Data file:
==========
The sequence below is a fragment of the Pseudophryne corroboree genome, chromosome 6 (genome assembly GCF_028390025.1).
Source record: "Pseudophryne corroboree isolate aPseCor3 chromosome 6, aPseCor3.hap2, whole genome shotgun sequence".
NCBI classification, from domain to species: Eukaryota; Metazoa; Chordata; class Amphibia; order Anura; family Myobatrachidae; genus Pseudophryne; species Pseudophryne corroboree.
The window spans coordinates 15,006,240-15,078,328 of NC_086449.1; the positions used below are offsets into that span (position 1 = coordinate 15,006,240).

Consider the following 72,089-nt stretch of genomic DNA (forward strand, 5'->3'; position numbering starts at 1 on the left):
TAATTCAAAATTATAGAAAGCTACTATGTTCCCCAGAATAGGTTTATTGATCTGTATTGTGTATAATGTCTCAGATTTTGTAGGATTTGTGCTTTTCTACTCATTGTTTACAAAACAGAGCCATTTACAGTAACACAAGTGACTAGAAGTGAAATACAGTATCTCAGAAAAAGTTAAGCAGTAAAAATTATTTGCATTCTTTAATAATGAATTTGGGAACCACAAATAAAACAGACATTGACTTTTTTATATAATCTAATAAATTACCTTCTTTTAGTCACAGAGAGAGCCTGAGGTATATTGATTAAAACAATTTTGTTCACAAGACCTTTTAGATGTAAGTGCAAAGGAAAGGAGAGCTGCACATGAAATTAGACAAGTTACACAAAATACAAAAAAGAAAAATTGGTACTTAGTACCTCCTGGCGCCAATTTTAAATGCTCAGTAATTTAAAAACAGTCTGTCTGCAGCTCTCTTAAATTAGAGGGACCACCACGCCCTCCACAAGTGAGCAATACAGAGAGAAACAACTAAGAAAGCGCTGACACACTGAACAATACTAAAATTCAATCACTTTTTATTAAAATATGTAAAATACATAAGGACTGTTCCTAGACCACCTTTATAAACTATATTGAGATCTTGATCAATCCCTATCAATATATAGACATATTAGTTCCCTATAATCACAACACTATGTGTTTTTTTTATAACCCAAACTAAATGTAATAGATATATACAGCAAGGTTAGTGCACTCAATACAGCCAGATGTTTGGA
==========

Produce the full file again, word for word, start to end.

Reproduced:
The sequence below is a fragment of the Pseudophryne corroboree genome, chromosome 6 (genome assembly GCF_028390025.1).
Source record: "Pseudophryne corroboree isolate aPseCor3 chromosome 6, aPseCor3.hap2, whole genome shotgun sequence".
NCBI classification, from domain to species: Eukaryota; Metazoa; Chordata; class Amphibia; order Anura; family Myobatrachidae; genus Pseudophryne; species Pseudophryne corroboree.
The window spans coordinates 15,006,240-15,078,328 of NC_086449.1; the positions used below are offsets into that span (position 1 = coordinate 15,006,240).

Consider the following 72,089-nt stretch of genomic DNA (forward strand, 5'->3'; position numbering starts at 1 on the left):
TAATTCAAAATTATAGAAAGCTACTATGTTCCCCAGAATAGGTTTATTGATCTGTATTGTGTATAATGTCTCAGATTTTGTAGGATTTGTGCTTTTCTACTCATTGTTTACAAAACAGAGCCATTTACAGTAACACAAGTGACTAGAAGTGAAATACAGTATCTCAGAAAAAGTTAAGCAGTAAAAATTATTTGCATTCTTTAATAATGAATTTGGGAACCACAAATAAAACAGACATTGACTTTTTTATATAATCTAATAAATTACCTTCTTTTAGTCACAGAGAGAGCCTGAGGTATATTGATTAAAACAATTTTGTTCACAAGACCTTTTAGATGTAAGTGCAAAGGAAAGGAGAGCTGCACATGAAATTAGACAAGTTACACAAAATACAAAAAAGAAAAATTGGTACTTAGTACCTCCTGGCGCCAATTTTAAATGCTCAGTAATTTAAAAACAGTCTGTCTGCAGCTCTCTTAAATTAGAGGGACCACCACGCCCTCCACAAGTGAGCAATACAGAGAGAAACAACTAAGAAAGCGCTGACACACTGAACAATACTAAAATTCAATCACTTTTTATTAAAATATGTAAAATACATAAGGACTGTTCCTAGACCACCTTTATAAACTATATTGAGATCTTGATCAATCCCTATCAATATATAGACATATTAGTTCCCTATAATCACAACACTATGTGTTTTTTTTATAACCCAAACTAAATGTAATAGATATATACAGCAAGGTTAGTGCACTCAATACAGCCAGATGTTTGGA